Another driver for cash payments: No-pay and slow-pay patients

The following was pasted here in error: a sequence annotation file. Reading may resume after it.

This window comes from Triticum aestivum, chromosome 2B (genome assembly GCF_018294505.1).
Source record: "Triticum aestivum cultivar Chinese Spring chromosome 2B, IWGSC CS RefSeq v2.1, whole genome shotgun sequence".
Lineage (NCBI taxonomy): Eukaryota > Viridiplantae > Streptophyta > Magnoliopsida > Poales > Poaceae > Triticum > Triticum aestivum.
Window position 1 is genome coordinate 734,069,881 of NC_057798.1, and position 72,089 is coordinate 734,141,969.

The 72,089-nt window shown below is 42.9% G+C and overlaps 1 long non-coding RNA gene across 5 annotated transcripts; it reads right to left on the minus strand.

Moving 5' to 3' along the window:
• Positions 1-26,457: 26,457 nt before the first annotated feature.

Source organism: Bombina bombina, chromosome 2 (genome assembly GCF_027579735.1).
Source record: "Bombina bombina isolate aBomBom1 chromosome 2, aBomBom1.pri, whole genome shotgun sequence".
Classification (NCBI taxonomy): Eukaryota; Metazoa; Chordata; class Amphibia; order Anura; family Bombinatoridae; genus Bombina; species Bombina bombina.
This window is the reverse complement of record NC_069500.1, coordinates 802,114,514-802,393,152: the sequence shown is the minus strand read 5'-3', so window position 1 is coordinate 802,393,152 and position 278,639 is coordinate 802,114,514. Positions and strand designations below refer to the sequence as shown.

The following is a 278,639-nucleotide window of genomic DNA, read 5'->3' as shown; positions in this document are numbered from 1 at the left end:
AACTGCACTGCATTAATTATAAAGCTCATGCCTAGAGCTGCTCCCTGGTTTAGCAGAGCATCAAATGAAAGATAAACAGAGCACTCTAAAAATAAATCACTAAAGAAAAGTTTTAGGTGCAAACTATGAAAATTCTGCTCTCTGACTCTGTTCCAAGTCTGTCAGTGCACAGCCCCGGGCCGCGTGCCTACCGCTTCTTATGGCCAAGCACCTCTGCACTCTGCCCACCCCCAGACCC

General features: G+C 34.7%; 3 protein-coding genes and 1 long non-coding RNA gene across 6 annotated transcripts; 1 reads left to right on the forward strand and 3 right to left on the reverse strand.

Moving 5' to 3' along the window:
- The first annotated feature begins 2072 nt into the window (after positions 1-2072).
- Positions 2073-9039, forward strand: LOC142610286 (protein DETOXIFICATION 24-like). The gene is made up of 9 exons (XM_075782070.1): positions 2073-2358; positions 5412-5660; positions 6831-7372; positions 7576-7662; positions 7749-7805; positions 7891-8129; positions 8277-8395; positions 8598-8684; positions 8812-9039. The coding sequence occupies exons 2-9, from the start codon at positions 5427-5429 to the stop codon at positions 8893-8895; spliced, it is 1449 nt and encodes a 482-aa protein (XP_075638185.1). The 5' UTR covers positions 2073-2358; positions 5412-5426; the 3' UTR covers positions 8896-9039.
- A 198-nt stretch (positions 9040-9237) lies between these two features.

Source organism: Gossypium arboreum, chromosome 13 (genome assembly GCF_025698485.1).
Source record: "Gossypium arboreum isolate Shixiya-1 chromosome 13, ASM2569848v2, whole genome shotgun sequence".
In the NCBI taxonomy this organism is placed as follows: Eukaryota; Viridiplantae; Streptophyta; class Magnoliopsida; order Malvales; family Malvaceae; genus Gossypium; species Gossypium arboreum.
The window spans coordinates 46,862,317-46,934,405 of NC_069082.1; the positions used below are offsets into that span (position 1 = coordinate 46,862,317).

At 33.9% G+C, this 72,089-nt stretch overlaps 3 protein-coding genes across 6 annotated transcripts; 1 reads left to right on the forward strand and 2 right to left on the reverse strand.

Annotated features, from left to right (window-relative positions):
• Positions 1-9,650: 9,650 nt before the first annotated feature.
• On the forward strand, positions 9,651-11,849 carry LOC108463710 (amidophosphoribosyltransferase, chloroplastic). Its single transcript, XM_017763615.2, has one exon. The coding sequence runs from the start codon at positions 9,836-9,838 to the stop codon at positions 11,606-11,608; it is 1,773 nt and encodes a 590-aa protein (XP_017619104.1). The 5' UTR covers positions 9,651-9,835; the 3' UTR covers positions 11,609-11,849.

Summary: A shift in the way hospitals collect bills has been taking place for some time, and is picking up speed. “Hospitals and providers, historically, received 90% of the reimbursement from insurers, according to The Advisory Board. The patient portion was more of an afterthought,” writes Holly Fletcher at The Tennessean. “That dynamic is shifting as more people come under high deductible health plans. The ratio could settle around 70-30 — with patients paying nearly a third of their bills, said Ken Kubisty, senior vice president at Advisory Board Consulting and Management. For every patient dollar being billed, hospitals have historically failed to collect 65 cents.” Almost a quarter of Americans have a deductible of $2,000, meaning that they pay out of pocket until that $2,000 level. So: What we’re seeing is that hospitals and other providers, in reaction to these trends, are establishing and accepting cash rates that may be lower than their negotiated or reimbursed rates, and yet allow them to get some money — even if not all of what they want. The landscape is changing daily, as hospitals and other providers look at their bottom lines, and try to figure out what’s next. For patients: Always ask “How much will that cost? How much will that cost me? How much will it cost if I pay cash?” Read Fletcher’s entire piece here.